Last week I turned 55. Much to my surprise, it wasn't nearly as traumatic as I'd feared. On the contrary, it was liberating and exhilarating. So exhilarating, in fact, that I'm still celebrating. 55 and alive! I think I deserve at least a week of partying for having reached this milestone birthday.
In fact, I think we all deserve a weeklong celebration, even for those in-between birthdays like 47 or 64 or 19. One day a year isn't enough. After all, there are 12 days of Christmas; more, actually, when you consider that some folks throw Christmas parties as early as the first week in December. So one week to celebrate the most significant day of our lives seems reasonable to me. It's not as if we advertise the coming of our birthday for two whole months beforehand, like some holidays do. OK, I take that back; some of us do start talking up our special day well in advance. But at least we're not incessantly reminding others to shop early for our gifts.
I've been doing the extended birthday celebration for a long time. It's partially due to my best friend's birthday being two days before mine. We start our joint celebration on her day, and continue through mine . . . and beyond. I was born on a Friday the 13th, but Robbie's the one who's had two of her major milestone birthdays overshadowed by calamity: Hurricane Iniki in 1991 and 9/11 in 2001. For me, the toughest to get through was my 50th, having been widowed five months earlier. But even that one turned into a remarkable occasion, as I spent it on tour with the Barefoot Natives, Willie K and Eric Gilliom.
Two of my three husbands dreaded their birthdays. Forget about celebrating for a week; they couldn't even enjoy one day of merrymaking. One would sink into depression at the same time each year, about two weeks before the big day. By the time it finally arrived, he had worked himself into a state of apathy and incapacitation. The other was fixated on youth and hated the annual reminder of his true age. He was the only person I ever knew who had altered his driver's license to read seven years younger than he really was.
Come to think of it, the third wasn't too keen on commemorating the advancement of age either. Maybe it's a guy thing. Contrary to popular belief, my experience has shown me that we women are far better at aging gracefully. Maybe it's because we are more prone to acceptance than argument.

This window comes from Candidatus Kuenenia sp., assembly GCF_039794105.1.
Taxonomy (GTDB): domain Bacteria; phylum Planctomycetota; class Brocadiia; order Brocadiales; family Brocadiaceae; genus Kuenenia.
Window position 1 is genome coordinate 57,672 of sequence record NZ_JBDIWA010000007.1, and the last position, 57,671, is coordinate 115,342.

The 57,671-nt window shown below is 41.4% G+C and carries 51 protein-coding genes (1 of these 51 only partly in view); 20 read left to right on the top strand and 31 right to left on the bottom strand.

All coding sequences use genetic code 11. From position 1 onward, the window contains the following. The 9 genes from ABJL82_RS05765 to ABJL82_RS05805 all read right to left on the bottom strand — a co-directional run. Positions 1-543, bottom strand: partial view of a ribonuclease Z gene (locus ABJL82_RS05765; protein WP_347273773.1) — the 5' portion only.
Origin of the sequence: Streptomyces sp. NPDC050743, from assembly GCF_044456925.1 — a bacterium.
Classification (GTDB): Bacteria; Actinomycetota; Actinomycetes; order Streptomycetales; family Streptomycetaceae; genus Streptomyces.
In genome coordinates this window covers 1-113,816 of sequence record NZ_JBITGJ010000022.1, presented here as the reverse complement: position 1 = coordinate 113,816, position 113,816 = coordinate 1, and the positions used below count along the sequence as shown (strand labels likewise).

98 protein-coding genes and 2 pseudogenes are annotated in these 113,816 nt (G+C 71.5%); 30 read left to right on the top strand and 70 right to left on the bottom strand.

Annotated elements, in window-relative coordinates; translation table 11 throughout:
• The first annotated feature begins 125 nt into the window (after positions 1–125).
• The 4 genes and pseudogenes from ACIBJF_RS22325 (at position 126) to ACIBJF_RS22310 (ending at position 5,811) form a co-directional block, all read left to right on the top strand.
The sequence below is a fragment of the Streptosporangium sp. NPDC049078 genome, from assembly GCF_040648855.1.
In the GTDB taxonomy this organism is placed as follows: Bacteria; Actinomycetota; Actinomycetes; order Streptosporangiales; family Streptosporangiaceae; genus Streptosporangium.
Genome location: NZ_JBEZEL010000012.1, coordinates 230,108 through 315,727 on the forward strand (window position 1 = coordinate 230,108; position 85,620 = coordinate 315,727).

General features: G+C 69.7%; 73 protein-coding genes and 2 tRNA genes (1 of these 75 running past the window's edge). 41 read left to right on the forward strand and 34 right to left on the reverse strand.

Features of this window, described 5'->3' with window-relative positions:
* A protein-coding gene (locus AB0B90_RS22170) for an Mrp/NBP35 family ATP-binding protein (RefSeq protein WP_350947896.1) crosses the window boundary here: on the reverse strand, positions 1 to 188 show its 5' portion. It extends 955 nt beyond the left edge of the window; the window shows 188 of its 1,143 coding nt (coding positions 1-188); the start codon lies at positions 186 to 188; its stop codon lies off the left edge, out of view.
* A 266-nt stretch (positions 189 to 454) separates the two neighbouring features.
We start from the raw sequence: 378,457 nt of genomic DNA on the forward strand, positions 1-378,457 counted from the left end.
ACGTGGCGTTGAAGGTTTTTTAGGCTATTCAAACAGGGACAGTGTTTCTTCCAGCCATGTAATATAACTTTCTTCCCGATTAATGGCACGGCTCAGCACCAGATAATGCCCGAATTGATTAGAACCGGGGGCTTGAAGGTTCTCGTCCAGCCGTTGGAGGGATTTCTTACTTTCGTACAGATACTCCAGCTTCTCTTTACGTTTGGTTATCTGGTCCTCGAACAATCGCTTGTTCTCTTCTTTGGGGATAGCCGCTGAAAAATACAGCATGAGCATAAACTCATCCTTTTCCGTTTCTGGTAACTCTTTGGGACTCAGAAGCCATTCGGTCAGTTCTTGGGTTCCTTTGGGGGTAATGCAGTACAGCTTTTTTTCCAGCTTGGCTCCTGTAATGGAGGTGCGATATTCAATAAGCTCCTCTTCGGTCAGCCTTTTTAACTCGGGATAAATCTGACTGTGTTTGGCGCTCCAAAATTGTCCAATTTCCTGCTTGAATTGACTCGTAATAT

Whatever. All I know is that Robbie and I look forward to September the way kids anticipate December. This year, circumstances prevented us from celebrating together the way we usually do, but we did manage to squeeze in a birthday brunch and treat each other to some special chocolates (how did she manage to get me Frango mints? Dark chocolate, even!).
In the meantime, we each observed the occasion with several days of fun with family and other friends. My celebration included a little bit of romance and a lot of late night dance. And plenty of water. Although I'm a Fire Rooster according to the Chinese Zodiac, I love water, as I've written before. I find it healing, calming, deliciously sensuous.
This year's birthday theme seemed to be Water, Water Everywhere. It just happened that way. I emceed two great feel-good events, "An Ocean of Gratitude" and "Wave of Change" - the first was a volunteer recognition luncheon for Kaunoa's RSVP (Retired and Senior Volunteer Program) and the latter was an awareness rally at the Ka Hale A Ke Ola Homeless Resource Center for the Be a Jerk anti-underage drinking campaign. Mom treated me to a wonderful dinner at the Waterfront restaurant in Maalaea, and the week culminated in the perfect solo stay-cation at the Grand Wailea, with its fabulous water features and hydrotherapy spa.
55 and alive. It feels good. Old enough to know better, young enough to not care. Or maybe that should be old enough to not care. Because I am certainly more adventurous now than I was at 30. Back then, going out to dinner or dancing by myself was unthinkable. What would people say?! Now I don't care what they say. I'm 55 and alive. And alone. And loving it.
I never thought I'd be living alone at this age. I think we all go into marriage expecting, or at least hoping, to grow old together. But alone is not the same as lonely, and although widowhood has brought a few tearful moments of loneliness, the last five years have been enlightening and thoroughly enjoyable. Not to brag or anything, but I've found myself to be pretty good company.
* Kathy Collins is a performance artist, broadcaster and freelance writer whose "Sharing Mana'o" column appears every Wednesday. Her email address is firstname.lastname@example.org.